surface.png


There seems to be some significant warm kelvin wave activity which may have been a warming influence which has cancelled out the initial cooling influence of the trade surge. However it seems likely that there may be a cool Kelvin wave to come following the strong switch from west to east anomalies.

subsurface.png


Previously I mentioned that if the MJO became weak then whichever was the last phase may have a lasting influence, and it appears that the MJO has collapsed just as it was approaching the warm favoring Pacific Sectors. In the shorter term the MJO is forecast to re-emerge in the Pacific sectors, but then weaken again after a short period. Forecasts generally seem confusing with different models showing different things after the short term re-emergence in the Pacific.

EMON_phase_MANOM_51m_full.gif


The activity in the bay of Bengal has caused quite a lot of cooling. We did have a warm north to cool south gradient, but now this has reversed with warmer in the south. But overall a weak gradient. There is a strong gradient from warm east to cool west in the Indian, but I see E-W as being more symptomatic and N-S as being the key driver of IOD variability. Definitely looks more on the cool side favorable to Australia though. Of concern is tropical activity forecast in the SH with a weak tropical low possibly reaching the NW Australia coast in June. This could cause some cooling in SE Indian.

Its also interesting to see strong warm anomalies in the Pacific a fair way north. Might be some significant tropical activity in the NW Pacific, but possibly further north blunting the amount of westerly winds triggered along the equator.

cdas-sflux_ssta_global_1 (3).png
 
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snowbarbie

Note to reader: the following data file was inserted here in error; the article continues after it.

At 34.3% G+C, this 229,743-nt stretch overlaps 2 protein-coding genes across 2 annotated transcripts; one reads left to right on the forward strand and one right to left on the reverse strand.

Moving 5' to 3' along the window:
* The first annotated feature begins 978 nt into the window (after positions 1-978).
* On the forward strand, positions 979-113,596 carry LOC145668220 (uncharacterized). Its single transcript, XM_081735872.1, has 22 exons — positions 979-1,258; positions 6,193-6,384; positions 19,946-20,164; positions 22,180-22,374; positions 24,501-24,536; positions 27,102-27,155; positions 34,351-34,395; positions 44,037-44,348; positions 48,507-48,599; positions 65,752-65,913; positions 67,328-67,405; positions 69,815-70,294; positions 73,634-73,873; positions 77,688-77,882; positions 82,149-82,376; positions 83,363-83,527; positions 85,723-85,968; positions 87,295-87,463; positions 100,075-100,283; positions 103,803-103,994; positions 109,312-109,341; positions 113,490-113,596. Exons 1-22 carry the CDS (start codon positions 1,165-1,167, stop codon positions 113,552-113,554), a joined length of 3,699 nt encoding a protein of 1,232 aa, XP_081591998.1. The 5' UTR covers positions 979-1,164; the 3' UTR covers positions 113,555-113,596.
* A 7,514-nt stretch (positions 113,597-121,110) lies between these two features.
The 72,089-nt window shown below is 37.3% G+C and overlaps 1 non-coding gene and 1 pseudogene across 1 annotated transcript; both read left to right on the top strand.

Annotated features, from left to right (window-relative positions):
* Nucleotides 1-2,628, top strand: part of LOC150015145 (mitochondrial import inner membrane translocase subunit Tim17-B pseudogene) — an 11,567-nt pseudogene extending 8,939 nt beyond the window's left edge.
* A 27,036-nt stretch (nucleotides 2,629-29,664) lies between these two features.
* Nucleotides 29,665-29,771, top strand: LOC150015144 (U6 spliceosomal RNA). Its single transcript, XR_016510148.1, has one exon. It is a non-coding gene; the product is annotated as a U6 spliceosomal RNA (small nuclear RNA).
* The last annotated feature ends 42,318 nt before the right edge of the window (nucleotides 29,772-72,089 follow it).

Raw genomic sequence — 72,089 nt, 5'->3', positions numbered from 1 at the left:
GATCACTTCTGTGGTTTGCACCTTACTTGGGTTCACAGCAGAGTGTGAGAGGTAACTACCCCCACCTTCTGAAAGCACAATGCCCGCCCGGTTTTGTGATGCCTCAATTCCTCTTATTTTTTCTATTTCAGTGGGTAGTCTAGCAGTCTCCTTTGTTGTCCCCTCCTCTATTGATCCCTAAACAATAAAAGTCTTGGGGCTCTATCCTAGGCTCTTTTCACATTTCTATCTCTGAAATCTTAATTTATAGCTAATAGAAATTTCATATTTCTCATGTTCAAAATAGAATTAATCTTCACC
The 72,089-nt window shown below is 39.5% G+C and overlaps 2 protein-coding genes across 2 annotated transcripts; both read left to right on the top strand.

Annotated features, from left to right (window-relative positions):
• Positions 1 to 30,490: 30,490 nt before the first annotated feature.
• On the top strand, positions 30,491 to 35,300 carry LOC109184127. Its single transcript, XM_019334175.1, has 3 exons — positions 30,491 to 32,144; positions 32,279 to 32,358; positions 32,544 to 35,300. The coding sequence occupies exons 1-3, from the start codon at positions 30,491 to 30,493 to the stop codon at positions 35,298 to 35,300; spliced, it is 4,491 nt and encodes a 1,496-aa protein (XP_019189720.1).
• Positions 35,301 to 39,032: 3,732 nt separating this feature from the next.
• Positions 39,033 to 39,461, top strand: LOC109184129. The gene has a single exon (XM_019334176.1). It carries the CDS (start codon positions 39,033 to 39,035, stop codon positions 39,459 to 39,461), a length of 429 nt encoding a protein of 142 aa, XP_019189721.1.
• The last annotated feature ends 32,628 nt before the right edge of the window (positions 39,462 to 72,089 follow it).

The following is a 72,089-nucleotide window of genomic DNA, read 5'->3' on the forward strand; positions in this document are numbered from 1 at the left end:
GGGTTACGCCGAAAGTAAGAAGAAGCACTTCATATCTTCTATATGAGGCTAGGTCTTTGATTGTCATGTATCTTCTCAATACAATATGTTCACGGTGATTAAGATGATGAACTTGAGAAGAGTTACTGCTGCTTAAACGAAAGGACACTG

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As I imagine an upwelling KW would look heading east to at least partially erode earlier KW warming


Notice that there are still wwb's forecast in the period ahead
GFS Sunday June6 00z, 21 knots on the crosshairs


but must be worth asking how many priming shots can be left in the locker? how depleted is the wpwp?
 
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snowbarbie

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While 3.4 has been trending gradually upwards, modest cool anoms have been persistent in far east, perhaps longer than expected?

Seen this described elsewhere as the effect of arriving KW's squeezing the remnants of an existing cooler water out ahead & up to the surface like a bulldozer, but I thought perhaps there is an element of additional upwelling been driven by low level northerly winds close in along the Peruvian coast.

Cooler water would then feed into the anomalous north-west drift.



Interesting with the equatorial surface current which was dominated by eastwards anomalous drift in April seems to have been pretty much stopped and even reversed for this month.

Anything to the thought that the system of equatorial currents shifting slightly northwards of mean position, having some influence?
 

Dylan Kearney

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I thought this may be the best place to post this, if not please let me know. :)
I was just scrolling through the EC 500hpa wind chart on windy for this coming Saturday and noticed that the jet stream stretches from the upper low over the Tasman Sea, nearly to Madagascar without interruption. Is this unusual?

BC3DC943-113E-4EAA-95FD-6B9E0B3EBC8B.png


E67B6811-F931-4606-AA0C-CF9EF081A80B.png
 

snowbarbie

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  • 30 day moving Soi drops to <0 first in awhile more decisive atmospheric response underway?
  • warming in far east consolidates and patchy weak westerly anoms set to persist
  • daily 3.4 upward trend steepens
last window on the boy-child awaiting mjo miracle?
 

Craig B

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If I'm reading it correctly from the source proving the chart below https://www.esr.org/research/oscar/equatorial-pacific-conditions/
....the boy-child's moment may have already gone